Update Your Insurance

When you convert your home into a rental, your homeowner’s insurance provider will view your property differently and require you to change or add coverages. If you fail to make the necessary modifications, the insurer could deny a claim. In the same vein, you may want your tenants to show proof of carrying a renter’s insurance policy, as your plan won’t cover losses or damage to their personal property resulting from theft, vandalism and other perils.

When you convert your home into a rental, your homeowner's insurance provider will view your property differently and require you to chance or add coverages

Obtain Permits

Note that your local municipality may require you to apply for a permit when converting your home into a rental property. An inspector will examine the property to ensure it complies with all health and safety standards. Examples of items that undergo scrutiny are the heating, electrical and plumbing systems and access to exits in case of a fire. Save time and hassles by correcting any potential issues beforehand.

Hire a Property Manager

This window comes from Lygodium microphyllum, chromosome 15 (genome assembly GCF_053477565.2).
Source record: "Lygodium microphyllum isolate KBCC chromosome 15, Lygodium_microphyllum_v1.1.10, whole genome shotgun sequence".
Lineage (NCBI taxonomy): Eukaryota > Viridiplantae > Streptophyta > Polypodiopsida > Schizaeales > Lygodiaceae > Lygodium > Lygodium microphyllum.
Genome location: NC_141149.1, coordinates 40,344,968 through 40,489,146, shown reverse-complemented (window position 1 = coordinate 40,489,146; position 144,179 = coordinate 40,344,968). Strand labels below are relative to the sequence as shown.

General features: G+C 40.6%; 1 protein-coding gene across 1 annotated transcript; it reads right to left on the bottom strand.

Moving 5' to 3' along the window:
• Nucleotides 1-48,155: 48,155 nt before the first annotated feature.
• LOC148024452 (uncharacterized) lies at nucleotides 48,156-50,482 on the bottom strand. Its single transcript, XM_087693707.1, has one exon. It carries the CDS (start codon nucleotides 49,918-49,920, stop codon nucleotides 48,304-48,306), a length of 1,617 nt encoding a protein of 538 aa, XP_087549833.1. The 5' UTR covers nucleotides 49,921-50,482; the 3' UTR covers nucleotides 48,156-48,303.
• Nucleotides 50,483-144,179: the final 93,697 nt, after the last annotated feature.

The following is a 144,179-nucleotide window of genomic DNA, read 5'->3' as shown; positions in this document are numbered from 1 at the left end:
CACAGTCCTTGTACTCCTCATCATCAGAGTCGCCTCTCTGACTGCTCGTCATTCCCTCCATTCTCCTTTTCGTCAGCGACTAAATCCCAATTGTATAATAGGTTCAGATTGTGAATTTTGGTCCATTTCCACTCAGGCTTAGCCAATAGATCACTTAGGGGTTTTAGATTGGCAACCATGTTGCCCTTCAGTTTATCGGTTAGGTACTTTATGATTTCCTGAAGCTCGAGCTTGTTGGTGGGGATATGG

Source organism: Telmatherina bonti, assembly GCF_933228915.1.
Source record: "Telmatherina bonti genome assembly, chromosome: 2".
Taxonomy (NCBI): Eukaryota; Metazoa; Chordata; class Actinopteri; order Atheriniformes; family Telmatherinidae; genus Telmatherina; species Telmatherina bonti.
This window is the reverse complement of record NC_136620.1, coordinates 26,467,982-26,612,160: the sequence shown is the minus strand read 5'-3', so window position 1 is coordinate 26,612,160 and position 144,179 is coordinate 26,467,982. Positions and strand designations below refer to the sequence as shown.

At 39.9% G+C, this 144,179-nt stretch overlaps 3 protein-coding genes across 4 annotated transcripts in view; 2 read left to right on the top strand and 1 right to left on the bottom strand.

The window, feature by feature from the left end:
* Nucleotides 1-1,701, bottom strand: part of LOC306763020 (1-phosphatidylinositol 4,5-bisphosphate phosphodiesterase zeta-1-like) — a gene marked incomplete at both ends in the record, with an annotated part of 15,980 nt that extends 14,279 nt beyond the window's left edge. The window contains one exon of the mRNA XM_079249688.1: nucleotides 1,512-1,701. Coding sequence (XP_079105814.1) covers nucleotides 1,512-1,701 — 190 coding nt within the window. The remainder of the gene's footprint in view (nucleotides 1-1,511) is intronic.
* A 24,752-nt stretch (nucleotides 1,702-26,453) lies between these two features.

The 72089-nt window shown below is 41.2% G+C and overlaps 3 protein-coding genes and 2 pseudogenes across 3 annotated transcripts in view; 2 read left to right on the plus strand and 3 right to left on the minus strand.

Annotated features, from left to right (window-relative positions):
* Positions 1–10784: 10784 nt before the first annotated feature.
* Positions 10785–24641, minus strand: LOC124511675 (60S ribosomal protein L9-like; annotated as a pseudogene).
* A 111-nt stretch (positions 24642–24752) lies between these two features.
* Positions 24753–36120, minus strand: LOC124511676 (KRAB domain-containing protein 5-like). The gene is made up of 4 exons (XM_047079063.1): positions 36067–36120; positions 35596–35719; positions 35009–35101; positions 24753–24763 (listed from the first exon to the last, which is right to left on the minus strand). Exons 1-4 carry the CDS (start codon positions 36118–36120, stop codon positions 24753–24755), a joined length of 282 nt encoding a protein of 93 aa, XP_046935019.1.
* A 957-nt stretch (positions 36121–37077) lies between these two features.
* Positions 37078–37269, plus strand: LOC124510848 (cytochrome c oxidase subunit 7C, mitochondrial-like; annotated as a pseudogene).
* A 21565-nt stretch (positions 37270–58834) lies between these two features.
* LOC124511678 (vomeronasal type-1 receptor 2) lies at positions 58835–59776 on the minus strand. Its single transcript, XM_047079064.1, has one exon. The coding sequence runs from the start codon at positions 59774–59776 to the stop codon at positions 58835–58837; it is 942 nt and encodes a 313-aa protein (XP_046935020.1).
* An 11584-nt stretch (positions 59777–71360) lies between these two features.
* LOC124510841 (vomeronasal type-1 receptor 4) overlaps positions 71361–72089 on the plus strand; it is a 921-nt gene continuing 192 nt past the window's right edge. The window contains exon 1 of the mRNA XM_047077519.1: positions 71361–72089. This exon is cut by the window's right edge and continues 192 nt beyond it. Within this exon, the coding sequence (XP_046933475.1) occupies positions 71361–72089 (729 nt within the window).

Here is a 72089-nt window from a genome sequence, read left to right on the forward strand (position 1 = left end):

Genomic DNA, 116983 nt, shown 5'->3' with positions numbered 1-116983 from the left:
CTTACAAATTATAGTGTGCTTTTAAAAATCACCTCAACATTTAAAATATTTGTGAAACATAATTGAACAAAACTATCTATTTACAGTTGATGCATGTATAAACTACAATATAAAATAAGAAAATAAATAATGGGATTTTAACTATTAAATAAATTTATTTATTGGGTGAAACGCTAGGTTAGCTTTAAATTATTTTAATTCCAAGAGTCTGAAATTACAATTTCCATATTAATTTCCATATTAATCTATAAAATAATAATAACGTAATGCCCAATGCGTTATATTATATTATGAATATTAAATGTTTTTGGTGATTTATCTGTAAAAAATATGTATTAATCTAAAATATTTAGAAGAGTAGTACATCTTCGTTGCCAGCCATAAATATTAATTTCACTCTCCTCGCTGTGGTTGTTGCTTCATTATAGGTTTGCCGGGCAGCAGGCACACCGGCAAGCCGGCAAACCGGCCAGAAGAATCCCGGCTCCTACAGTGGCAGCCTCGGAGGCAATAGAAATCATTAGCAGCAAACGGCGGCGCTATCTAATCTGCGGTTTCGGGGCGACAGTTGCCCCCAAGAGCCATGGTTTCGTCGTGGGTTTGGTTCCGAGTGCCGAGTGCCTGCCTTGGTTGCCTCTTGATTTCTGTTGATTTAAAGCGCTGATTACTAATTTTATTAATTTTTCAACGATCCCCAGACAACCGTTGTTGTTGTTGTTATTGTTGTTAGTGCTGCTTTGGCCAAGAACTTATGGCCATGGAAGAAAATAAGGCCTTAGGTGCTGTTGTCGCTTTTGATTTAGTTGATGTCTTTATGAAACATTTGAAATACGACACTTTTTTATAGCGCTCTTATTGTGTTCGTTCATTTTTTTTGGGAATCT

If you’ve decided to use a property manager, vet all candidates carefully. Examples of traits to look for include experience with your type of property, the thoroughness of their tenant screening process and their renter turnover rate. Professional credentials and licensing are also important. Begin your search for a certified property manager in your area by visiting the Institute of Real Estate Management (IREM) online directory or the National Association of Residential Property Managers (NARPM) website.

Learn More About Turning Your Home Into a Rental Property

Are you thinking of converting your primary residence into a rental property in Albuquerque, Santa Fe, Bernalillo, Farmington, Los Lunas or elsewhere in New Mexico? The team at Elevated Management Group, LLC can help. As an experienced property management firm, we can assist you in meeting your investment goals, working with you from start to finish.

Contact us today to learn more about renting out your primary residence.

Learn more about turning your home into a rental property